Petite France Quarter
In the south-western most part of Strasbourg, just past the Vauban Dam, the River Ile splits off into five tributaries. These tributaries snake and wander through the city, fracturing it into several small slices. The largest of these slices, La Grande Ile (The Main Island), made an ideal spot for tanners and fisherman to set up shop and became known as La Petite France (Little France).
Today, Petite France is a gem of preserved Medieval architecture and great place to spend an afternoon. Fine restaurants and charming hotels are everywhere. The streets are all cobblestone and many of them are closed off to cars. On the roofs of the half- timbered houses you can frequently see storks nesting and old wagon wheels. Many of the city’s famous river tours depart from this area of town.
Shopping in Petite France is plentiful but not as upscale as in the center of the city. For lunch or dinner I highly recommend these fantastic restaurants-
Maison des Tanneurs– A old tannery that was converted into a restaurant in the early 1900’s. The fare is a French/German mix and all of it very very good. If your feeling adventurous try the escargot with butter garlic sauce or for a classic German meal, the Sauerkraut and Schnitzel. Service can be a little lacking due to the high volume of customers.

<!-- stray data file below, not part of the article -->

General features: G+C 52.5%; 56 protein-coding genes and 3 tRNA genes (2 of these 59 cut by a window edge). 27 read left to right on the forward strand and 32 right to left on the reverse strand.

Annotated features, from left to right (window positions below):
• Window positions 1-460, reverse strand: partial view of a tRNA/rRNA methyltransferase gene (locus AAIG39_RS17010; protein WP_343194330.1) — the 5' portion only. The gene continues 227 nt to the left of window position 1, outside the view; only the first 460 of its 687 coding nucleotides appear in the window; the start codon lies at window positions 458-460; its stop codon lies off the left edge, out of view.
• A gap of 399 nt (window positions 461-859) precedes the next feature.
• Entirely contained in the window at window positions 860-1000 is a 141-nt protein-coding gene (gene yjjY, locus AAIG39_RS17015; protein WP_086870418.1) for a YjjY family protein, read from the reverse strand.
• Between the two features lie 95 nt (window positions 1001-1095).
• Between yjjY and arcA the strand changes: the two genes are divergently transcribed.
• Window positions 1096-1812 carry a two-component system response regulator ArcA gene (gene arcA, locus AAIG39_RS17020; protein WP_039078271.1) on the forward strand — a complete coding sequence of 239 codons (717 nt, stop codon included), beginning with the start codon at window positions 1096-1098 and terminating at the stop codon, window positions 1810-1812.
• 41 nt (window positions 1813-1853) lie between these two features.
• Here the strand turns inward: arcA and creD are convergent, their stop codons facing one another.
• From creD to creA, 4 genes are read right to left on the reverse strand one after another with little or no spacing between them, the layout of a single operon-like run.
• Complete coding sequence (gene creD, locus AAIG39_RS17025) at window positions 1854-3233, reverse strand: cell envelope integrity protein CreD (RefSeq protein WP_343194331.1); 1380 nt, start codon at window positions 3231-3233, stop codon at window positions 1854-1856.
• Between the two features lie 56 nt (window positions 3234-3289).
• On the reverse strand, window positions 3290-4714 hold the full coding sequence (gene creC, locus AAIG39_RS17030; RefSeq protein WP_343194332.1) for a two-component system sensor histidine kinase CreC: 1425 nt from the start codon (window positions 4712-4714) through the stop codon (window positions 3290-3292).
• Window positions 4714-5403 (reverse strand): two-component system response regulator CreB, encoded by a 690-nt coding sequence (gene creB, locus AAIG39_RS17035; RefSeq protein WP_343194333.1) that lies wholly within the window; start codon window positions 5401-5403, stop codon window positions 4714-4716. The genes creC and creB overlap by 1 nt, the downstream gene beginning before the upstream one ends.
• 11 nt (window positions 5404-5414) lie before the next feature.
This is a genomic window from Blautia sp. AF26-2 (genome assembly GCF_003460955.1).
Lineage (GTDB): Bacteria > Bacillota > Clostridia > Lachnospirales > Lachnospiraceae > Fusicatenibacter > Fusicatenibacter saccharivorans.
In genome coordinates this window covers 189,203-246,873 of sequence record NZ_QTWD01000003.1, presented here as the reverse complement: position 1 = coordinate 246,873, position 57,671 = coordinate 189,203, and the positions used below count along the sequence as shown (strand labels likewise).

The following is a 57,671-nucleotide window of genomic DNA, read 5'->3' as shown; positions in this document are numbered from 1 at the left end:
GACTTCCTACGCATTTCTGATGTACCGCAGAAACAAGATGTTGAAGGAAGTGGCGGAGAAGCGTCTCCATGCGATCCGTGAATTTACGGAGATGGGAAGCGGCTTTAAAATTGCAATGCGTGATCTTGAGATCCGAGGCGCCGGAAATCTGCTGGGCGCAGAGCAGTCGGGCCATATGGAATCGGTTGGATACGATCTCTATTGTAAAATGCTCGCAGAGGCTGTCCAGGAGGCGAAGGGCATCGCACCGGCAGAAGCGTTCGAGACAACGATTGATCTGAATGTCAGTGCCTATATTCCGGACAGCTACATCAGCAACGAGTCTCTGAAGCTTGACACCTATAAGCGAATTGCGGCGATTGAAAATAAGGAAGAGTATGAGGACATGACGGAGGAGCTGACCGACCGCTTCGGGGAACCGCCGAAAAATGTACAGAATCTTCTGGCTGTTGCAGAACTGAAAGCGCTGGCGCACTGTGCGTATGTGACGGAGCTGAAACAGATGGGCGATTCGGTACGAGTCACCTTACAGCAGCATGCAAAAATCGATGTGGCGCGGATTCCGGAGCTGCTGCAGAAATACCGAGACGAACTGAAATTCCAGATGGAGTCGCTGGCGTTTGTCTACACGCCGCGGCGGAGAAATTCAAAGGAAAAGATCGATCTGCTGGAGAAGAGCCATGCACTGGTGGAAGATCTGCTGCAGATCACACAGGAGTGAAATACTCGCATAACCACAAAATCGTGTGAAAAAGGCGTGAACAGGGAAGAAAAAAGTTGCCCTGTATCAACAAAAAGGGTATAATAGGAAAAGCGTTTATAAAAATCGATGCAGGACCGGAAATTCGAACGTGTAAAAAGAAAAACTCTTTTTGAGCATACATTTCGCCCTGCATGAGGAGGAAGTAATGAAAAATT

La Cloche a Fromage– I loved this beautiful restaurant not far from the center of Petite France. They specialize in Cheese and have over 200 different varieties that you can try. Stop in for the fondue or the raclettes, which will blow your mind. This place is a bit pricey but completely worth it.
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